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Review
. 2007 Aug;54(4):487-95.
doi: 10.1507/endocrj.kr-105. Epub 2006 Nov 24.

Prevalence of Primary Aldosteronism: Should We Screen for Primary Aldosteronism Before Treating Hypertensive Patients With Medication?

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Free article
Review

Prevalence of Primary Aldosteronism: Should We Screen for Primary Aldosteronism Before Treating Hypertensive Patients With Medication?

Tetsuo Nishikawa et al. Endocr J. .
Free article

Abstract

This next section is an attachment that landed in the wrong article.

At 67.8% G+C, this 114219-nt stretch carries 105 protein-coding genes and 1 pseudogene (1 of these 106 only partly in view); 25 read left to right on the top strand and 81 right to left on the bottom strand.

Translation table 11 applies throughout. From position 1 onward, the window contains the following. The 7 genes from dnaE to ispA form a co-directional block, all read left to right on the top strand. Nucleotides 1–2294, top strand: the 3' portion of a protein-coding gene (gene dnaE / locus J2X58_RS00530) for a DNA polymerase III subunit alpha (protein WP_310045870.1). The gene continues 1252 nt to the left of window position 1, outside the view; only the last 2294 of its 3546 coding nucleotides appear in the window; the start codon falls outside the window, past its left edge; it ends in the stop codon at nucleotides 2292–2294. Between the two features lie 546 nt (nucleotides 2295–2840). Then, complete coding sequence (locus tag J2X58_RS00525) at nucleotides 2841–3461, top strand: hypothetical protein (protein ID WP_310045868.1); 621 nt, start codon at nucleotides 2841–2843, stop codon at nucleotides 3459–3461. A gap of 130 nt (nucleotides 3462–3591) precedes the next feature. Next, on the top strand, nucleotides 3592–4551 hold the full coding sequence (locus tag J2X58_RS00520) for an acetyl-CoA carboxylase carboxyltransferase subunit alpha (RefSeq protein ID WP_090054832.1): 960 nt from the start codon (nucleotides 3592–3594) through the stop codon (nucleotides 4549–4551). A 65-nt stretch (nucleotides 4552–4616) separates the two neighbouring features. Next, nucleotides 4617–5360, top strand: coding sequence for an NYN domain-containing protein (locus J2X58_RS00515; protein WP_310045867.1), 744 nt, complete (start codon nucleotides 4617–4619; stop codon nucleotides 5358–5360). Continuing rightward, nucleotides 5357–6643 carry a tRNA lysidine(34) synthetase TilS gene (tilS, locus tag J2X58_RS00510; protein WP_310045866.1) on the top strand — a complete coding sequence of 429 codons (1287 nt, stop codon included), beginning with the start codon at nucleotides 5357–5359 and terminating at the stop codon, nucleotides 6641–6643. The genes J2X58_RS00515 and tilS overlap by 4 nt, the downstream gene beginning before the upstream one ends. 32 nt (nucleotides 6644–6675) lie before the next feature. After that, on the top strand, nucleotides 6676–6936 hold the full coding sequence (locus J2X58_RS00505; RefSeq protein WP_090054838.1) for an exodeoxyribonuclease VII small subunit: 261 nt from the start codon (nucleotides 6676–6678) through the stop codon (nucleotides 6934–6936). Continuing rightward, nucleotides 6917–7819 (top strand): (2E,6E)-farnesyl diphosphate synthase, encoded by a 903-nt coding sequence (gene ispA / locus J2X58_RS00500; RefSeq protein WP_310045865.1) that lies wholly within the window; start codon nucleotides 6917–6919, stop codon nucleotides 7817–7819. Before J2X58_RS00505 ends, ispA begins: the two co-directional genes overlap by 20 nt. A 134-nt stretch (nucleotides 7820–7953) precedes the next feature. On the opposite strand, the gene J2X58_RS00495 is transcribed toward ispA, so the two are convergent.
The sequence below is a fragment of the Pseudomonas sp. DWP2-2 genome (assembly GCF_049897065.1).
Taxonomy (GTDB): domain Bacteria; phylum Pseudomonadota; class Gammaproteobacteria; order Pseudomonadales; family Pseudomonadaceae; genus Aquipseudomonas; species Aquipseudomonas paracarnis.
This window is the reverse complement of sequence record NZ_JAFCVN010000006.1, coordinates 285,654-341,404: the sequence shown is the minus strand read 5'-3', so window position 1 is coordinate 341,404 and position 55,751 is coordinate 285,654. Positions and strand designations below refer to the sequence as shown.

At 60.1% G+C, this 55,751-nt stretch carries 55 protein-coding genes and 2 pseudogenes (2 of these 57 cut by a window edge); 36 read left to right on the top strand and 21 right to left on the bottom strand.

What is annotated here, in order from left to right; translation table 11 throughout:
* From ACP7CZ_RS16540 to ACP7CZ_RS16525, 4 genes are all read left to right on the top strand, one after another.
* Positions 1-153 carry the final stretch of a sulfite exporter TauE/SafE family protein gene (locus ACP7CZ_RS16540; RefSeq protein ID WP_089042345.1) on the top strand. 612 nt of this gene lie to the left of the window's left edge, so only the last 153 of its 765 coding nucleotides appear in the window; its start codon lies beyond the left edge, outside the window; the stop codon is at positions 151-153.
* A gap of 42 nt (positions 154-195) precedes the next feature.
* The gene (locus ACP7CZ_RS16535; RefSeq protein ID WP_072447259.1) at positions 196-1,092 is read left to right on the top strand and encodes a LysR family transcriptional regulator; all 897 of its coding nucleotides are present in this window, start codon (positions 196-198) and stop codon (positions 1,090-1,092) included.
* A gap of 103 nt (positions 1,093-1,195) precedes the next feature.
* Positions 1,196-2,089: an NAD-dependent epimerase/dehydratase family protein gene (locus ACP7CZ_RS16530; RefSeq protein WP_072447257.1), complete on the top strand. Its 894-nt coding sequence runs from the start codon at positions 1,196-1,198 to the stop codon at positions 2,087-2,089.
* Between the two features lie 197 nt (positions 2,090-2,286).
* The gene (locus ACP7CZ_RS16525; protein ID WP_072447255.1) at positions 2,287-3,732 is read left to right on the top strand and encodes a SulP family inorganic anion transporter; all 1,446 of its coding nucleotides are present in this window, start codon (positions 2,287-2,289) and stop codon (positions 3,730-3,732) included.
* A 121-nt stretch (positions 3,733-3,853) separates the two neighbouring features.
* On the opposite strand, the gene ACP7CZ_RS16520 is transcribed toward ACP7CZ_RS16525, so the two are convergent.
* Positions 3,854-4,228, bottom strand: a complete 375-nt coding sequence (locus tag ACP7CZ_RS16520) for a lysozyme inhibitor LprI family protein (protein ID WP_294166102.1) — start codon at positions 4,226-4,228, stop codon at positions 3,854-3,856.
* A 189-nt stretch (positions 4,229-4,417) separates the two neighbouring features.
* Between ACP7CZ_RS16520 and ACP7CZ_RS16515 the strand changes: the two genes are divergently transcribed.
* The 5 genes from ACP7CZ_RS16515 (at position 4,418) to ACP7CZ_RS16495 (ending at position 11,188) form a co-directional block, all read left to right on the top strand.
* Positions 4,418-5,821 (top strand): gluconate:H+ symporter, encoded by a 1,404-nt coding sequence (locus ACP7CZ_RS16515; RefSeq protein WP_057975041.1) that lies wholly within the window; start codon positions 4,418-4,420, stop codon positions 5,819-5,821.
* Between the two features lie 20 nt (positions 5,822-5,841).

The present review examines various reports describing prevalence of primary aldosteronism (PA) among hypertensives and the screening method of PA to better understand the current concepts used for diagnosing and managing PA among clinicians as well as specialists. Here, we describe and compare the prevalence of PA in Japan, which is well known to induce various vascular complications due to hyperaldosteronemia, resulting in cerebral infarction, myocardial infarction and renal failure, with that in another Asian area, US, European countries, Australia and Africa. The incidence rates for PA among hypertensives were recently reported to be widely raged between 3.2% and 20%. Those discrepancies are due in part to the completely different characteristics of the starting subjects used for studying the prevalence. Moreover, the criteria for screening PA among hypertensives, including aldosterone-renin ratio (ARR), and confirmatory tests for definitely diagnosing PA, such as saline infusion test are varied. We had already reported that a diagnosis of PA was made in 61 (6%) of the 1,020 hypertensive patients during the past five years, from 1995 until 1999. In our study, only 18% of the patients showed a serum K level of 3.3 mEq/l or less. Thus, many clinicians seem to misdiagnose PA as essential hypertension, because of absence of hypokalemia. Finally, we describe highlight key evidence for optimal methods for screening and definitely diagnosing PA among hypertensive patients in order to avoid misjudgment before or after treating hypertensive patients.

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